I also made the choice this week to do 1 out of 3 Full Ironman’s before the end of 2015! Nov 2014 is Ironman AZ which is my goal if I can be quick enough with my registration when it opens. If not then it will be Ironman Coeur d’Alene or Ironman Wisconsin. This was a big commitment for me. I realize that the distance is one of the most demanding distances in the world and a true test of endurance. I will need at least a year of prepping for the distance alone, but the hardest part will be preparing mentally. Thankfully I have a year to prepare myself and I have a 70.3 coming up in March so 1 step at a time.
I had an interesting encounter with someone at the local 24 Hour Fitness who noticed my picture on their Facebook page (Yes I put it there) saying don’t let anyone tell you that you can’t do something. So he said “Clydesdale doesn’t count as a division and just cause I took first doesn’t mean anything.” I was a little taken back by his boldness and then I asked if he was a triathlete, he replied “I did a sprint distance a few years ago and didn’t like it.” So I said then what makes you think that Clydesdale doesn’t count as a division? He replied, “because that’s a fat person division.” I said well are you a professional at anything? He said, “No!” So I said I guess you don’t mean anything either. All I could do really is laugh at the ignorance of someone completely random person. Yeah there are those who think that the Clydesdale/Athena Divisions don’t mean anything and there is a stigma that it’s for fat people because it’s governed by weight and not age. But lets get 1 thing clear. Those same people went out and raced the same course that the others did and they did their best. I’ve been committed to showing people that just because you’re overweight doesn’t mean you can’t accomplish what you want to do. That includes losing the weight to achieve it.
Been getting asked about the love life with everything going on as well. My response has been what love life? It’s hard to meet someone when your life lately has been training and being committed to something that was once a dream to have enough confidence to finally say “I can do that”. So my mentality is back to, if it happens it happens. Right now it ain’t happening so on with life.
My coach and I went over the race plan Friday as well as a nutrition plan. Since I had been battle a respirator infection the last few weeks of training I wasn’t feeling as confident as I usually do since my training intensities were drastically reduced. But I was confident that I could at least get a top 5 finish and complete the distance. My projected time was 2:22:00 and it felt right after looking at all my training and the distances and doing the math. Saturday night I was excited and got everything ready before hand so it was ready to go. I went over every section of the race in my head including me crossing the finish line.
4AM wake up with an ensure down I was on the road to the event by 4:45AM after getting everything ready to go and mounted on the car. I was nervous about a few things. This was my first Olympic distance race, and they changed the swim route direction along with the bike route as well. Got to the transition and setup in what my opinion was my best transition ever I wish I took a picture but I wasn’t going to be that guy at the race taking a picture of his transition. Although I’m sure there was someone there who did it, but it wasn’t going to be me. I had fellow TCSD’ers around me and we chit chatted about the race.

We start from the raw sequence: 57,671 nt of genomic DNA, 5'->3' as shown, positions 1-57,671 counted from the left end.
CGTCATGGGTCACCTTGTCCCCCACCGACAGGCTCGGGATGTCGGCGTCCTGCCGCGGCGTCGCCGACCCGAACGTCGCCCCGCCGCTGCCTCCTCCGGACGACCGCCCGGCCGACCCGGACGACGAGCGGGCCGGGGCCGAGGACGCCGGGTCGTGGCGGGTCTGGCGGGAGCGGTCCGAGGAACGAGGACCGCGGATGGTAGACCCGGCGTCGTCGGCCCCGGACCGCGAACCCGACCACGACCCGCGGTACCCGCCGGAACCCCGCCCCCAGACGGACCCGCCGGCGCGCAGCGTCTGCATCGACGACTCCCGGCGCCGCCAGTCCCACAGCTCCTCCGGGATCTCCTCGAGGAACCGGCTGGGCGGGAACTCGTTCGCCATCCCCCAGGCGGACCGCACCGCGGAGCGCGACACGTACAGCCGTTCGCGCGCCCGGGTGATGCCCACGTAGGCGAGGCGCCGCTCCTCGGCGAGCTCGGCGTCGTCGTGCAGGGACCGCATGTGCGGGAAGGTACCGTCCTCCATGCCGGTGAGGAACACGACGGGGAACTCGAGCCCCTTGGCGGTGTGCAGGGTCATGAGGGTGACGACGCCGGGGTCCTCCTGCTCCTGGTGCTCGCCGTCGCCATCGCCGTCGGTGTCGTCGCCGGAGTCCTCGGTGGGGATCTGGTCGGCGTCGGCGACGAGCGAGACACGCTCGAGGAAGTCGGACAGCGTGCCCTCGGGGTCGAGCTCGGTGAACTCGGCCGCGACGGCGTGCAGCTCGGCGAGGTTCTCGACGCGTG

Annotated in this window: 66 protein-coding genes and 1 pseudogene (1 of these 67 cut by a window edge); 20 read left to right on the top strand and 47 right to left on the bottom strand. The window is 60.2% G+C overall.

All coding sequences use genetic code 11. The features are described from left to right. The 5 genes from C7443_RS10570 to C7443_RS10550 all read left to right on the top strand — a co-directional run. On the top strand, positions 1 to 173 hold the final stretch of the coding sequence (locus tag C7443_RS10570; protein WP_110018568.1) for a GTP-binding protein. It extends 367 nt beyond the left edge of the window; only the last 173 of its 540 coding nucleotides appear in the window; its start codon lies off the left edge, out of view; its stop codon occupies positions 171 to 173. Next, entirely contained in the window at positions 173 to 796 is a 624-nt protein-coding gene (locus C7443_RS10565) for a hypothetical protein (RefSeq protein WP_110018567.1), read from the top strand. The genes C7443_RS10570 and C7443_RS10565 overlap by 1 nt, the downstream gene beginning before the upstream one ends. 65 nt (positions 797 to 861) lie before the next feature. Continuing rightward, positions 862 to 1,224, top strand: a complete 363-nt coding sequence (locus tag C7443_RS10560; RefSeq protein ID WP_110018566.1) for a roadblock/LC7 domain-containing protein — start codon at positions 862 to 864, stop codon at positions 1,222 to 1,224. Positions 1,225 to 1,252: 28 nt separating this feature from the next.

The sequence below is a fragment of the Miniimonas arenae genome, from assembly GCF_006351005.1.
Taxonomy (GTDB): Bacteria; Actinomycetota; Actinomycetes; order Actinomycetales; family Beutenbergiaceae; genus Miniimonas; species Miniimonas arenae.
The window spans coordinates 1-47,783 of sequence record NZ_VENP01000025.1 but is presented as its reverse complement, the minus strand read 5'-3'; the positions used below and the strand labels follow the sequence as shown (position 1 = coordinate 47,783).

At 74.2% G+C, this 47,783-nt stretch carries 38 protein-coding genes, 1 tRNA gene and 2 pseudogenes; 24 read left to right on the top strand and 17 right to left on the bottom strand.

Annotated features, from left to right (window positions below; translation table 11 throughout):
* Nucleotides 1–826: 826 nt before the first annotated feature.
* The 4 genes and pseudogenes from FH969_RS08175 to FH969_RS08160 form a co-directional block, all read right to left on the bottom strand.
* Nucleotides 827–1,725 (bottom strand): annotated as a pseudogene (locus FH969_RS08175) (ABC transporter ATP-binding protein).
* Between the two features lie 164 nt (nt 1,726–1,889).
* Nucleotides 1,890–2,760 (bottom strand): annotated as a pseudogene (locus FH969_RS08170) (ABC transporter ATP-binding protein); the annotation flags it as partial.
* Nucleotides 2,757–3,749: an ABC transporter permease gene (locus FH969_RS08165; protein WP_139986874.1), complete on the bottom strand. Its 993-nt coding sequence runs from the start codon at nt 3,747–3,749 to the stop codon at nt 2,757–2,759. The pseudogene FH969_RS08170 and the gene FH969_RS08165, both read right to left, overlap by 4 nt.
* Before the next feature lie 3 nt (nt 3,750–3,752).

The Swim: Expected time 22:00 mins. Actual time 33:04 mins.
The swim start/finish was at the same spot which was a change from the past years. We swam about 100M out to the start and had 1 minute before the start. The start was delayed to allow the tide to come in a bit more. But the gun went off and so did we. I immediately got into a solid rhythm of things and kept my cool. After that first right and turn you could immediately feel the stronger current pushing against you and really throwing you off course so I had to compensate quite a bit and I didn’t feel I was off by that much. Then I started getting into the slower swimmers of the other waves which caused some congestion issues but I made by way through the pack and even had a few people cut me off cause they were zig zagging around the course and really caused some issues of running into people. Finally after turning around and heading back towards finish I really starting to chew up the water and kept things calm and relaxed and swam my race. I knew once I was out of the water I had left the rest of my wave in the bay. The transition though was extremely long and the concrete got slippery fast as I saw 1 person almost slip and fall. I made quick work of the gear change and off I went to the bike. Overall my swim I didn’t push too much cause I didn’t want to use the gas I had in the tank but I felt I had a good swim.
The Bike: 2 Loops. Expected time 55 mins. Actual time 1:04:38
I nailed the mount with the shoes clipped in and didn’t have any issues with getting my feet into the shoes while moving. This was a huge improvement over my SDIT transition when I fumbled the shoes and had to chase one down. I breezed through some people and off onto Harbor I went. The road was ok at this point it looked freshly paved which was a huge improvement. This course had us going over train tracks that in the past destroyed peoples tires and wheels. The tracks also caused a few wrecks in the past. As I zipped towards them at about 22 miles an hour they had people out there telling us to slow down and no passing as we went over the tracks. I didn’t notice them on the first pass but they had put down plywood covers over the gaps which really made it much more pleasant going over. However everyone else was slowing down well into the low teen speeds so it was a constant shift battle to get back up to speed. Once on the Navy Base we had turn after turn which made the course much more enjoyable but it was constantly slowing down and speeding up. Thankfully the street was good and I was able to almost maintain a 19.6 to 22-23 MPH speed but again it was slowing and speeding up. Once off the Navy Base the road back towards the transition was just horrible and uneven. This caused other riders to ride in all areas of the road instead of staying right. So I did a lot of yelling “ON YOUR LEFT” and some people abided and moved over others sped up. Coming into transition I got my feet out of my shoes without issue and did the dismount all in 1 swoop and nailed it. I was a little fast but I still had control. I was struggling to get my HR down to our discussed 138 BPM the lowest it got was 150 BPM but I felt good and had a really fast run transition but almost left without my running bib so I had to dash back and grab it.